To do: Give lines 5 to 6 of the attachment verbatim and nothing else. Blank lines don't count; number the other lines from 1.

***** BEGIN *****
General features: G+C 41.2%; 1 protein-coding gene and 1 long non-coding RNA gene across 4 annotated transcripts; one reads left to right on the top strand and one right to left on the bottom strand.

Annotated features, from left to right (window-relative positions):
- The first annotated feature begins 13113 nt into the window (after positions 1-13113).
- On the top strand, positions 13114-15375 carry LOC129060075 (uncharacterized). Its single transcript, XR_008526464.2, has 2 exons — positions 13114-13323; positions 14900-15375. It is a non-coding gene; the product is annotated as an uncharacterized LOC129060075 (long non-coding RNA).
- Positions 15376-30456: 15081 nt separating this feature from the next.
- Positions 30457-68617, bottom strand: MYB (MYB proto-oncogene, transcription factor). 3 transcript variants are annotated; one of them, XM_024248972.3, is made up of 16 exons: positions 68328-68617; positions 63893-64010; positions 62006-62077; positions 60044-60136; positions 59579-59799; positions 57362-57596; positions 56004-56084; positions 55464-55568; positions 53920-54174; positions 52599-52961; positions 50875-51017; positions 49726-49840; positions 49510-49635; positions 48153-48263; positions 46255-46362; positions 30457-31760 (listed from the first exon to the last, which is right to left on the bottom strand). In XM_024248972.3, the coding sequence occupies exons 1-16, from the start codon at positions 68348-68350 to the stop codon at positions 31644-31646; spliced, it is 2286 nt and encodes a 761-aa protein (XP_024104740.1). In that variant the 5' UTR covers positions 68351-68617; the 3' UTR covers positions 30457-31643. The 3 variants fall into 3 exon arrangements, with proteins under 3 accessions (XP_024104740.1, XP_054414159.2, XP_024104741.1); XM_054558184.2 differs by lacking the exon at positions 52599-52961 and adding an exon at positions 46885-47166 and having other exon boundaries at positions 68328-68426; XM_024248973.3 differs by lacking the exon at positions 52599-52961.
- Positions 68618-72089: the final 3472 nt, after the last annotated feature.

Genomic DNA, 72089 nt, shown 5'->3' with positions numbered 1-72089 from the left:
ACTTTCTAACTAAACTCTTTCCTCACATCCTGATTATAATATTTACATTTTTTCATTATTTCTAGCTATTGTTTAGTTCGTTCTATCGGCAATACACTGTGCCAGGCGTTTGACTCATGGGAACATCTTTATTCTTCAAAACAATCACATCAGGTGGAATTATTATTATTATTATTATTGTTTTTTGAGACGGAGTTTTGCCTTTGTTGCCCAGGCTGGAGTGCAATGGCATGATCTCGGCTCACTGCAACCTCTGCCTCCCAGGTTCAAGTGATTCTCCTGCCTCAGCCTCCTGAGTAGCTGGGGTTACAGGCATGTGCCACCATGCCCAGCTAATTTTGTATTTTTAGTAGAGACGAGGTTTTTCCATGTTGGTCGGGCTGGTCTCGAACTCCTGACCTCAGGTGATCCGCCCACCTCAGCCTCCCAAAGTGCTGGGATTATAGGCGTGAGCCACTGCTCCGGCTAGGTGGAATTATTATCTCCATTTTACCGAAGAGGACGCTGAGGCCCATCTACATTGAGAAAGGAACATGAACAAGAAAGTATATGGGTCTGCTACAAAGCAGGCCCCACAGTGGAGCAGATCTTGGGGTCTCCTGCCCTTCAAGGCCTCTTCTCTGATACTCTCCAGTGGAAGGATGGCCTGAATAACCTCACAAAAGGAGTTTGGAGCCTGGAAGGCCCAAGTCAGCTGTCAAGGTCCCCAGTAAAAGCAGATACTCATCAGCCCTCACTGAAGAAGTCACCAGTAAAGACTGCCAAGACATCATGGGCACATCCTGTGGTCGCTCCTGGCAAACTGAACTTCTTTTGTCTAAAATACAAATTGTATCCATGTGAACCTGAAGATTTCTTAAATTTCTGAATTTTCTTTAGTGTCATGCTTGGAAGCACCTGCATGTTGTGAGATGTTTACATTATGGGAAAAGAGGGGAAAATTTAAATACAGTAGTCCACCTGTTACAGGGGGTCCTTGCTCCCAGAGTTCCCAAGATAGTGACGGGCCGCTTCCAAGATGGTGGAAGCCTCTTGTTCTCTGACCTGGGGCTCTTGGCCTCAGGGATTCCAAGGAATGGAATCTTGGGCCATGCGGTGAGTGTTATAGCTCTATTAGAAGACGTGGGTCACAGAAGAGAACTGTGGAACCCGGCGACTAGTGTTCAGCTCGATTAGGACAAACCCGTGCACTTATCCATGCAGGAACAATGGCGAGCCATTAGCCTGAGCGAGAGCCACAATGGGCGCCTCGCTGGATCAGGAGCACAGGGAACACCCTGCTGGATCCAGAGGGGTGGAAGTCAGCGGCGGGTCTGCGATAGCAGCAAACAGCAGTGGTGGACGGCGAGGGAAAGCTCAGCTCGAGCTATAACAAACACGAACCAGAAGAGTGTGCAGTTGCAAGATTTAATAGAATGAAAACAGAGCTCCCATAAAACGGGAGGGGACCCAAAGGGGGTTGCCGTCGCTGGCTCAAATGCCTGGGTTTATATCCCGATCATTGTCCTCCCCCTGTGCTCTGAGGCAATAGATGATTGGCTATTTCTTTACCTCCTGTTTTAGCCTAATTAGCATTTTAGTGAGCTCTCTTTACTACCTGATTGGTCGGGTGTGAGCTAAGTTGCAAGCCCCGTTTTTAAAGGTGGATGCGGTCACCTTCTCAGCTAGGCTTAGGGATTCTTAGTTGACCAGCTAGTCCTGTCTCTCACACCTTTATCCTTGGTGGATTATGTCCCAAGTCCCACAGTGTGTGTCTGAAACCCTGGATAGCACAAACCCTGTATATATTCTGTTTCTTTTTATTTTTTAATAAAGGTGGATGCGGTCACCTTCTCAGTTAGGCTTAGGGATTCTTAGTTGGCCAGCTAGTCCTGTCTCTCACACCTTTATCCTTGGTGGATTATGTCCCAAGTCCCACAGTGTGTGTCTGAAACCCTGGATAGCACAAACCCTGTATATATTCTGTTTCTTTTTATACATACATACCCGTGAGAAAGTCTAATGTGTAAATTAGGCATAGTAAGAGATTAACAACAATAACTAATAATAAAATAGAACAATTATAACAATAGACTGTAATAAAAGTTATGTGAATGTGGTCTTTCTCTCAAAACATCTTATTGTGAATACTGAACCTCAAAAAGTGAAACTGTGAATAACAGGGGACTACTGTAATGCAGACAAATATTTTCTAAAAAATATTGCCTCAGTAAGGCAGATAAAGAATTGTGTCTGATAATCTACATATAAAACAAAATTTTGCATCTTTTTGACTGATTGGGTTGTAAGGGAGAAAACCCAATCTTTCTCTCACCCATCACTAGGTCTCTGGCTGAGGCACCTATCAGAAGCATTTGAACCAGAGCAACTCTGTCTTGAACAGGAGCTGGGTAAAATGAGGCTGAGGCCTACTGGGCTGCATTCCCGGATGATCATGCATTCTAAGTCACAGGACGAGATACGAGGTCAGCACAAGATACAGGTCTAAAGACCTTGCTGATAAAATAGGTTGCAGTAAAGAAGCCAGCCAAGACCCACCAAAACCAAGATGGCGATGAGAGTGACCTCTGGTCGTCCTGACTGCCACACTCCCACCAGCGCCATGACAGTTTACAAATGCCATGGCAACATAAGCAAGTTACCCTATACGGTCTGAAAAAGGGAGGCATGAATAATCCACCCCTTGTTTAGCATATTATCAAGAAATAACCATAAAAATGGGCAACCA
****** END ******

- Positions 15376-30456: 15081 nt separating this feature from the next.
- Positions 30457-68617, bottom strand: MYB (MYB proto-oncogene, transcription factor). 3 transcript variants are annotated; one of them, XM_024248972.3, is made up of 16 exons: positions 68328-68617; positions 63893-64010; positions 62006-62077; positions 60044-60136; positions 59579-59799; positions 57362-57596; positions 56004-56084; positions 55464-55568; positions 53920-54174; positions 52599-52961; positions 50875-51017; positions 49726-49840; positions 49510-49635; positions 48153-48263; positions 46255-46362; positions 30457-31760 (listed from the first exon to the last, which is right to left on the bottom strand). In XM_024248972.3, the coding sequence occupies exons 1-16, from the start codon at positions 68348-68350 to the stop codon at positions 31644-31646; spliced, it is 2286 nt and encodes a 761-aa protein (XP_024104740.1). In that variant the 5' UTR covers positions 68351-68617; the 3' UTR covers positions 30457-31643. The 3 variants fall into 3 exon arrangements, with proteins under 3 accessions (XP_024104740.1, XP_054414159.2, XP_024104741.1); XM_054558184.2 differs by lacking the exon at positions 52599-52961 and adding an exon at positions 46885-47166 and having other exon boundaries at positions 68328-68426; XM_024248973.3 differs by lacking the exon at positions 52599-52961.